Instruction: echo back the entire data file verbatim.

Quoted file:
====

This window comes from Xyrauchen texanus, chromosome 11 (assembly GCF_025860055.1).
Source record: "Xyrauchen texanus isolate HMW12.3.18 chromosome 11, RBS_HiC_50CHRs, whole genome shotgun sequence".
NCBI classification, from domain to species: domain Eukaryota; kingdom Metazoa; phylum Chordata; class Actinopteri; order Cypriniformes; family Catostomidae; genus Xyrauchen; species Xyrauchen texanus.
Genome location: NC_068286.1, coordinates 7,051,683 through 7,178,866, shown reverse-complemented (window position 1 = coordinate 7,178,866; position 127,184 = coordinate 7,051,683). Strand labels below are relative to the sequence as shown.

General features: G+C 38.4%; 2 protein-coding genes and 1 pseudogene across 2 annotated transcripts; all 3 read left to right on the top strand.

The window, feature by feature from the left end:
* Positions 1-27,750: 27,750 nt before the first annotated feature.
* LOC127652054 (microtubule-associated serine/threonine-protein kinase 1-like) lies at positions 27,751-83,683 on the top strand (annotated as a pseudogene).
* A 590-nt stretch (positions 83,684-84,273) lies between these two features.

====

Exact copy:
This window comes from Xyrauchen texanus, chromosome 11 (assembly GCF_025860055.1).
Source record: "Xyrauchen texanus isolate HMW12.3.18 chromosome 11, RBS_HiC_50CHRs, whole genome shotgun sequence".
NCBI classification, from domain to species: domain Eukaryota; kingdom Metazoa; phylum Chordata; class Actinopteri; order Cypriniformes; family Catostomidae; genus Xyrauchen; species Xyrauchen texanus.
Genome location: NC_068286.1, coordinates 7,051,683 through 7,178,866, shown reverse-complemented (window position 1 = coordinate 7,178,866; position 127,184 = coordinate 7,051,683). Strand labels below are relative to the sequence as shown.

General features: G+C 38.4%; 2 protein-coding genes and 1 pseudogene across 2 annotated transcripts; all 3 read left to right on the top strand.

The window, feature by feature from the left end:
* Positions 1-27,750: 27,750 nt before the first annotated feature.
* LOC127652054 (microtubule-associated serine/threonine-protein kinase 1-like) lies at positions 27,751-83,683 on the top strand (annotated as a pseudogene).
* A 590-nt stretch (positions 83,684-84,273) lies between these two features.